Software Conflicts: Another possible cause of file corruption is software conflicts. When you install multiple software programs that perform the same task, the programs’ files will conflict with one another and can cause potential file corruption. The best way to avoid this scenario is to use one software for the intended purpose.
Methods to Fix “VMDK is Corrupted and Cannot be Repaired”
Are you getting the “VMDK is corrupted and cannot be repaired” error message? Truth is, this can be fixed, and there are a couple of ways to get that done.
Method 1: – Use DiskInternals VMFS Recovery
DiskInternals VMFS Recovery is a professional software program developed by IT specialists and data experts. This software runs on all Windows OS computer versions and can repair damaged VMDK files in order to recover data stored in those files. More so, the software features a built-in wizard that guides you through the entire recovery process – from start to finish.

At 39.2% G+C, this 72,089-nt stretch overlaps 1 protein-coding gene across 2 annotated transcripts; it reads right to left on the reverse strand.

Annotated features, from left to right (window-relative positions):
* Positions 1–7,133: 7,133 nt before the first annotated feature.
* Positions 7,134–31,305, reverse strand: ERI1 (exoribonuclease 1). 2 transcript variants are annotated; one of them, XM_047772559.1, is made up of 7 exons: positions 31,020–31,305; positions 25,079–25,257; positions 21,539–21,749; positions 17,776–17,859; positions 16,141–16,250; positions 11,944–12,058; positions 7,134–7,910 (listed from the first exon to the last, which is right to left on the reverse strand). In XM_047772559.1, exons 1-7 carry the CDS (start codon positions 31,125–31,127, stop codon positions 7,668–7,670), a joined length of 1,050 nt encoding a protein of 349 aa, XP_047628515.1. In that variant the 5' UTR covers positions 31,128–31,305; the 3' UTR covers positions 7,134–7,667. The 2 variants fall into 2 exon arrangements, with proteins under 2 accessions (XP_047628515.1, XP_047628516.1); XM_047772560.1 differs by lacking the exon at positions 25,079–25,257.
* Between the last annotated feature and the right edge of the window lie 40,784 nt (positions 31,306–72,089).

Of course, the DiskInternals VMDK recovery tool reads VMFS drives perfectly and supports all known file systems, as well as Unicode filenames and multi-level folders. With the DiskInternals VMDK Recovery software, you can recover your lost VMDK files and relaunch your VMs. You can also trust this program to recover data from your corrupted VMDK files.
- Download and install the DiskInternals VMFS Recovery on your Windows computer, then launch the app and ensure your hard drive which has the VMDK files is properly connected to the system.
- Select the hard drive, then choose a scanning mode; there are two modes available: Fast Recovery and Full Recovery. It is advisable to choose Full Recovery, but if you’re in haste, you can choose the Fast Recovery mode.